Once word went around that face masks would become mandatory, a Melbourne husband and wife began threading the needle.
Janet Tesoriero pulled out her sewing machine and using left over material from around the house quickly whipped up seven masks.
Her husband Steve Tesoriero taped the bagged masks to the fence of their Albert Park home last Wednesday, offering them for free to those who needed them before the new rules kicked in within Melbourne and Mitchell Shire a day later.
‘Knowing that we live in a neighbourhood with a slightly older population, we wanted to get masks to be accessible for people that couldn’t maybe get to the store or afford them as easily as others,’ Ms Tesoriero, who is an out-of-work musical theatre performer amid the pandemic, told AAP on Monday.
‘I am a sewer and we have a lot of fabric in the house, so I thought it was an opportunity to take some of our time and help some people.’
Within minutes strangers snapped up the handmade masks and it was back to the tools for the Tesorieros to cut more fabric.
Then Mr Tesoriero decided to up the ante, building an old-style clothes line on the nature strip and pegging the masks to it along with signage advertising their colourful wares.
In just six days the couple has made about 500 masks – the first ones taking 30 minutes apiece before perfecting their technique and cutting it down to 20 minutes.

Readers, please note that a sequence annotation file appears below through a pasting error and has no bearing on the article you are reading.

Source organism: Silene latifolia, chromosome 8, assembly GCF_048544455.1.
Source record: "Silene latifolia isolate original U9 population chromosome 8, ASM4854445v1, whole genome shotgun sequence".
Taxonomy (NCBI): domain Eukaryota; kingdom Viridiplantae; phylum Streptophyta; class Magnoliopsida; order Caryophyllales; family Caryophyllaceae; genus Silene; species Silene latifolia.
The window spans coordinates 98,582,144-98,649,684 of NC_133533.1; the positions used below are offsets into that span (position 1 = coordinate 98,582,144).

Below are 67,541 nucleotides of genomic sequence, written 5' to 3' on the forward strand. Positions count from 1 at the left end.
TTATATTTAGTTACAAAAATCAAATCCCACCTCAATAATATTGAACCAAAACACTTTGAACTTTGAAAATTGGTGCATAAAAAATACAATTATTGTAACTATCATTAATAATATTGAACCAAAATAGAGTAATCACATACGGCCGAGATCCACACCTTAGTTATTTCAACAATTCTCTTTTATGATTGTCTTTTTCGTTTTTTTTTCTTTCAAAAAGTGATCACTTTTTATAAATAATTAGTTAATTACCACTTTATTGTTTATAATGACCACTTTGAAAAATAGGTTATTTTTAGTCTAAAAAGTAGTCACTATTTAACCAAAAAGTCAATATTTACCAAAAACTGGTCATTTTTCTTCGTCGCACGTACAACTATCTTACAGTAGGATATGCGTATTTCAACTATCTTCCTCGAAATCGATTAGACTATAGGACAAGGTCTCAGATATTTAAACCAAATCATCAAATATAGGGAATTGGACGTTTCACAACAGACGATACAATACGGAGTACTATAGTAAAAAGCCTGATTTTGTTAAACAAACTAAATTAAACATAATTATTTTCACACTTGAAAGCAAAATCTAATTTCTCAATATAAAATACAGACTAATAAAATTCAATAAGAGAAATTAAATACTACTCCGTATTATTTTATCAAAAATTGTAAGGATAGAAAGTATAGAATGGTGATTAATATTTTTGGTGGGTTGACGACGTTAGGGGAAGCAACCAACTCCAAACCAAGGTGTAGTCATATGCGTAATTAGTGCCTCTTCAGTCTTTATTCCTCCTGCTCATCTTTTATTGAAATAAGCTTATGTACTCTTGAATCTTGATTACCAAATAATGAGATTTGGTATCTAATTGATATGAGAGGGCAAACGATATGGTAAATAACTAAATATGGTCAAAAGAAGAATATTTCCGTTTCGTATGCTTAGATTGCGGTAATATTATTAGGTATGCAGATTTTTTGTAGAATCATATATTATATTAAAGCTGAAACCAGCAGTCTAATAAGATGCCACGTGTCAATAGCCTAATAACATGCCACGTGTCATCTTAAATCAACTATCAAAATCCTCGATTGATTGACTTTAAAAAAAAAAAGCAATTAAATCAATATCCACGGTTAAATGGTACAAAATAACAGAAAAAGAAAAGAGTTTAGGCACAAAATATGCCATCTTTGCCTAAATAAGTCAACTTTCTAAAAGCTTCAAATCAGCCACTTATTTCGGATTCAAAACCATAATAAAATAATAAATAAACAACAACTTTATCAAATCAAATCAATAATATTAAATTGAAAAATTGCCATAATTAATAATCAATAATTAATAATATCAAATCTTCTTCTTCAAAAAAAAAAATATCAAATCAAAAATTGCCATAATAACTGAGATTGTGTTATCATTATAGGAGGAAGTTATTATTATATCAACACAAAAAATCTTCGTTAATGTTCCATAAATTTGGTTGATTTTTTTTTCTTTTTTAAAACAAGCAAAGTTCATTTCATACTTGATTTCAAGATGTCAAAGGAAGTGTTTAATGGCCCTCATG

They are now producing up to 70 masks a day and the customers keep coming.
The couple hasn’t been to bed before 3am since starting their cottage industry and have strangers knocking on their door just five hours later wanting the bespoke face coverings.
‘Well considering musical theatre is probably going to be on the backburner as long as this is going on, we are going to be making them (masks) as long as people need them,’ Ms Tesoriero said.
The local community has got on board donating fabric, elastic, bags and even care packages to sustain the crafty couple as they labour into the early hours.
People are even calling up to request different sizes.
As an added bonus the Tesorieros’ generosity and community spirit has brought people out of the woodwork.
‘We’re hearing a lot from the neighbourhood – the neighbourhood just needed something like this right now, something to feel good about it,’ Mr Tesoriero said.
‘More than the masks themselves, it’s just this camaraderie or spirit that we hadn’t noticed in the neighbourhood until this happened.’
For those keen to support the project, masks can be ordered online for $10 a piece, with the funds raised going back into the cost of production.
Grab a reusuable mask at https://curiousand.co/masks.